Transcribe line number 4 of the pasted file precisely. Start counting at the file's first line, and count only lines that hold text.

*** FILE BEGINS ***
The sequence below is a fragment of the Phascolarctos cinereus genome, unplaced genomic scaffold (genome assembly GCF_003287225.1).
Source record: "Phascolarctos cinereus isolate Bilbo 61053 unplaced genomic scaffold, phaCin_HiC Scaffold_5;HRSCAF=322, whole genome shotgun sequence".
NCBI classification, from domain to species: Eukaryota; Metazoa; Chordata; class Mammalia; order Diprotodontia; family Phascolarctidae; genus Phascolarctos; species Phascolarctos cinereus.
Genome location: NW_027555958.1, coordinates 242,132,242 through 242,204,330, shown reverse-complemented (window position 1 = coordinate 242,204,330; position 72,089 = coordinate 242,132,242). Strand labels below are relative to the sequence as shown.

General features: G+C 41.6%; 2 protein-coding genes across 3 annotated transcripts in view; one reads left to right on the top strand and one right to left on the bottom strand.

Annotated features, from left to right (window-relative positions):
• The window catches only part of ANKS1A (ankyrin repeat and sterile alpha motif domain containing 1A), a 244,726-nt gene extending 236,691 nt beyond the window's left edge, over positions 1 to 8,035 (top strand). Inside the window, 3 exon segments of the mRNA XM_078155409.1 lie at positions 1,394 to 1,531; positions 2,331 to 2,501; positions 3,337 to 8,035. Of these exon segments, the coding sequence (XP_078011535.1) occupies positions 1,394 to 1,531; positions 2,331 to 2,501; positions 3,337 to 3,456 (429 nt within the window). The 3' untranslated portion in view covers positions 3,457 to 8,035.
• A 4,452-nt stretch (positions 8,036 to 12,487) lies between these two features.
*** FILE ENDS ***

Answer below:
Genome location: NW_027555958.1, coordinates 242,132,242 through 242,204,330, shown reverse-complemented (window position 1 = coordinate 242,204,330; position 72,089 = coordinate 242,132,242). Strand labels below are relative to the sequence as shown.